Morehouse College’s new leaders attempt to turn the page

Morehouse College’s interim president, William Taggart, held a news conference Thursday to discuss the school’s path going forward. BOB ANDRES /BANDRES@AJC.COM

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Morehouse College’s interim president, William Taggart, held a news conference Thursday to discuss the school’s path going forward. BOB ANDRES /BANDRES@AJC.COM

Morehouse College’s interim president held his first meeting Thursday with students in an attempt to unify them, faculty and alumni after months of turmoil on the Atlanta campus.

The board of trustees last week terminated the contract of its prior president, John S. Wilson, two months before it was set to expire. The board also announced that longtime board chairman Robert Davidson and the other trustee leaders were no longer in their positions. William Taggart, a longtime business executive, was named interim president.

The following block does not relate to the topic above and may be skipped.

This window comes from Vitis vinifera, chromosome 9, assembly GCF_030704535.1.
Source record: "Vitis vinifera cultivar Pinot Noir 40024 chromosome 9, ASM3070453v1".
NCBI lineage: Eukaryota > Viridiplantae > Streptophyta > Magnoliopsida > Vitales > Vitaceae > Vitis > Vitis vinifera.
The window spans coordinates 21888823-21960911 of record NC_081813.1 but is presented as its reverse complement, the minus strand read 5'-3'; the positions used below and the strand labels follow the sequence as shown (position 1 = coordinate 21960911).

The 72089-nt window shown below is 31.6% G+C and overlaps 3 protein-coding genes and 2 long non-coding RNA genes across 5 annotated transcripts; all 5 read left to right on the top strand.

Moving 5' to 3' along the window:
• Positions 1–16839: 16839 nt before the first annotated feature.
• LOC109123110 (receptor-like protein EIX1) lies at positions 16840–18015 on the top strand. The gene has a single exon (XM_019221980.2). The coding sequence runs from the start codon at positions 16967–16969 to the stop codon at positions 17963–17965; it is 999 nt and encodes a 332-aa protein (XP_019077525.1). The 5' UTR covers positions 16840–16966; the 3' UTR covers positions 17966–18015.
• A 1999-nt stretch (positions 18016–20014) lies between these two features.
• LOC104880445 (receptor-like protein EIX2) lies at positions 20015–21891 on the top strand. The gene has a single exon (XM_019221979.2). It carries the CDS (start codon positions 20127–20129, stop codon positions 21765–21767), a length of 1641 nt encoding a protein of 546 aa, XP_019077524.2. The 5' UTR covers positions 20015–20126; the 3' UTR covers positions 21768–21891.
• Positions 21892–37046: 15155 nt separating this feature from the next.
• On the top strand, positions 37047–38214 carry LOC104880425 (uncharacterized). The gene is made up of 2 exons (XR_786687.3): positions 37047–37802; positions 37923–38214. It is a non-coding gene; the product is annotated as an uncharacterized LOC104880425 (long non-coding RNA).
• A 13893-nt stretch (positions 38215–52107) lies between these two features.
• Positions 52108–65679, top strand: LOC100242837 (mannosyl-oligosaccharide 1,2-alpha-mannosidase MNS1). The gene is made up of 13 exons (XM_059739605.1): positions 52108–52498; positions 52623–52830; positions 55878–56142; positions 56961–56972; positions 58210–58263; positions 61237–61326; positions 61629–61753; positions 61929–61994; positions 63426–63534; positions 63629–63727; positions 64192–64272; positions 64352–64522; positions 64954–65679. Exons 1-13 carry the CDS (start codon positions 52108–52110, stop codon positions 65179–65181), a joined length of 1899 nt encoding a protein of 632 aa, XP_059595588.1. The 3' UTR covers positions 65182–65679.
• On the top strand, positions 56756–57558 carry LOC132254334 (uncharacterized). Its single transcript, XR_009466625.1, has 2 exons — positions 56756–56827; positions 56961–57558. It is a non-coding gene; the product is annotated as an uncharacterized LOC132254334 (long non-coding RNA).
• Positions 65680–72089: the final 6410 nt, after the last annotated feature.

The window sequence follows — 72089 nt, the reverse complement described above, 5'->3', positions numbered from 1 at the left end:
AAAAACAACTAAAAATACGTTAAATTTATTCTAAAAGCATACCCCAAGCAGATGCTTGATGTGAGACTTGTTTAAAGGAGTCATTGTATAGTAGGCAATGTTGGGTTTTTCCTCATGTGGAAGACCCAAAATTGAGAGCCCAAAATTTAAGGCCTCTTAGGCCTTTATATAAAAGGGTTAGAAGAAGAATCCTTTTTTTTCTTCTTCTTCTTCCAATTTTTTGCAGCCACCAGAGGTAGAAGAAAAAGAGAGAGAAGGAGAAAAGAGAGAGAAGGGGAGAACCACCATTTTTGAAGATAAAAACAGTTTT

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Channel 2's Nefertiti Jaquez reports.

Taggart said he discussed with students his ties to the college, such as Morehouse alumni who’ve mentored to him, and his decades-long friendship with the new board chairman, Willie Woods.

“I have a great, natural affinity to Morehouse,” said Taggart, an Atlanta native who earned his undergraduate degree from Howard University. “I may not have been a Morehouse man, but I’m one in spirit.”

Taggart said about two dozen alumni gave him contributions for the college after the meeting. The interim president said he plans more outreach with alumni and major businesses in Atlanta to increase fundraising.

Taggart also said he plans to meet with the Southern Association of Colleges and Schools, Morehouse’s accreditation agency, later this month to present to them “the real Morehouse.”

Faculty last month requested that SACS visit the college to address concerns that board members weren't following their bylaws by acts such as not permitting student and faculty trustees to participate in key board decisions. The board voted last week to change that policy.

Student trustee Johnathan Hill said students are so far “hopeful” about the college’s new leadership and want to learn more about Taggart.

“The students feel engaged,” Hill said. “The students want to be a part of the conversation.”